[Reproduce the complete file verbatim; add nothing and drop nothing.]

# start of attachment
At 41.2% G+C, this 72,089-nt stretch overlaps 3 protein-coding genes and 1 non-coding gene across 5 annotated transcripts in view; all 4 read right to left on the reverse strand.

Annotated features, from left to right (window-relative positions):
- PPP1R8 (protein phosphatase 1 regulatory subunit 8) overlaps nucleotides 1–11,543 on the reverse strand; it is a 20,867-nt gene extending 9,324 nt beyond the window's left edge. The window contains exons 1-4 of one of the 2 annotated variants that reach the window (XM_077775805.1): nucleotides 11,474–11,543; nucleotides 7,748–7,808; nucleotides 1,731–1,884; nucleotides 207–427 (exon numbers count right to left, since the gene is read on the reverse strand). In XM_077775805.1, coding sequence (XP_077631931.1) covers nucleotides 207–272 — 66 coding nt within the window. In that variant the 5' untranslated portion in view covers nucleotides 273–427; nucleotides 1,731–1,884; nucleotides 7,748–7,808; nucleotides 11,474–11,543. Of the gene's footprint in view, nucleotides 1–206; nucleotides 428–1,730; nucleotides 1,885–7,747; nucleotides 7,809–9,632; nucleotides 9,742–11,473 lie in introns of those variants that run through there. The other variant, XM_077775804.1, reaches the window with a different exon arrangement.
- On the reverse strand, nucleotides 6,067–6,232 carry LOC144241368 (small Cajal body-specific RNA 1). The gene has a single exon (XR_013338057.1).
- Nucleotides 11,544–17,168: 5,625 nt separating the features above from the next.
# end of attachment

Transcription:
At 41.2% G+C, this 72,089-nt stretch overlaps 3 protein-coding genes and 1 non-coding gene across 5 annotated transcripts in view; all 4 read right to left on the reverse strand.

Annotated features, from left to right (window-relative positions):
- PPP1R8 (protein phosphatase 1 regulatory subunit 8) overlaps nucleotides 1–11,543 on the reverse strand; it is a 20,867-nt gene extending 9,324 nt beyond the window's left edge. The window contains exons 1-4 of one of the 2 annotated variants that reach the window (XM_077775805.1): nucleotides 11,474–11,543; nucleotides 7,748–7,808; nucleotides 1,731–1,884; nucleotides 207–427 (exon numbers count right to left, since the gene is read on the reverse strand). In XM_077775805.1, coding sequence (XP_077631931.1) covers nucleotides 207–272 — 66 coding nt within the window. In that variant the 5' untranslated portion in view covers nucleotides 273–427; nucleotides 1,731–1,884; nucleotides 7,748–7,808; nucleotides 11,474–11,543. Of the gene's footprint in view, nucleotides 1–206; nucleotides 428–1,730; nucleotides 1,885–7,747; nucleotides 7,809–9,632; nucleotides 9,742–11,473 lie in introns of those variants that run through there. The other variant, XM_077775804.1, reaches the window with a different exon arrangement.
- On the reverse strand, nucleotides 6,067–6,232 carry LOC144241368 (small Cajal body-specific RNA 1). The gene has a single exon (XR_013338057.1).
- Nucleotides 11,544–17,168: 5,625 nt separating the features above from the next.